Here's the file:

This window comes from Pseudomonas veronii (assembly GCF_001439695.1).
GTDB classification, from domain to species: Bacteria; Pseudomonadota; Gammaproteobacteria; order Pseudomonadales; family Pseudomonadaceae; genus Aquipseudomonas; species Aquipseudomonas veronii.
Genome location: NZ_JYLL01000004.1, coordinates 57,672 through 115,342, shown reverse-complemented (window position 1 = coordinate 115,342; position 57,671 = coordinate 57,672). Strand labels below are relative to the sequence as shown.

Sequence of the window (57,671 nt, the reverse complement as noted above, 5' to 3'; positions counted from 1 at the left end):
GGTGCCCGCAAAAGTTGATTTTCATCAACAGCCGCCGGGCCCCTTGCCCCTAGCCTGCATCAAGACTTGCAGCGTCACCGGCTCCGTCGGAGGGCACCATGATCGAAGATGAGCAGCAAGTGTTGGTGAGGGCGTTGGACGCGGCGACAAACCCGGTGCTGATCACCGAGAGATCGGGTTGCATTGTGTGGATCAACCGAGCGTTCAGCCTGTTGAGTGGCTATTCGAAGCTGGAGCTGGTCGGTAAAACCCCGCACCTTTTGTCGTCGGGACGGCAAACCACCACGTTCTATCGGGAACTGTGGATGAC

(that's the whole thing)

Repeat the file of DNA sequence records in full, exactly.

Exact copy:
This window comes from Pseudomonas veronii (assembly GCF_001439695.1).
GTDB classification, from domain to species: Bacteria; Pseudomonadota; Gammaproteobacteria; order Pseudomonadales; family Pseudomonadaceae; genus Aquipseudomonas; species Aquipseudomonas veronii.
Genome location: NZ_JYLL01000004.1, coordinates 57,672 through 115,342, shown reverse-complemented (window position 1 = coordinate 115,342; position 57,671 = coordinate 57,672). Strand labels below are relative to the sequence as shown.

Sequence of the window (57,671 nt, the reverse complement as noted above, 5' to 3'; positions counted from 1 at the left end):
GGTGCCCGCAAAAGTTGATTTTCATCAACAGCCGCCGGGCCCCTTGCCCCTAGCCTGCATCAAGACTTGCAGCGTCACCGGCTCCGTCGGAGGGCACCATGATCGAAGATGAGCAGCAAGTGTTGGTGAGGGCGTTGGACGCGGCGACAAACCCGGTGCTGATCACCGAGAGATCGGGTTGCATTGTGTGGATCAACCGAGCGTTCAGCCTGTTGAGTGGCTATTCGAAGCTGGAGCTGGTCGGTAAAACCCCGCACCTTTTGTCGTCGGGACGGCAAACCACCACGTTCTATCGGGAACTGTGGATGAC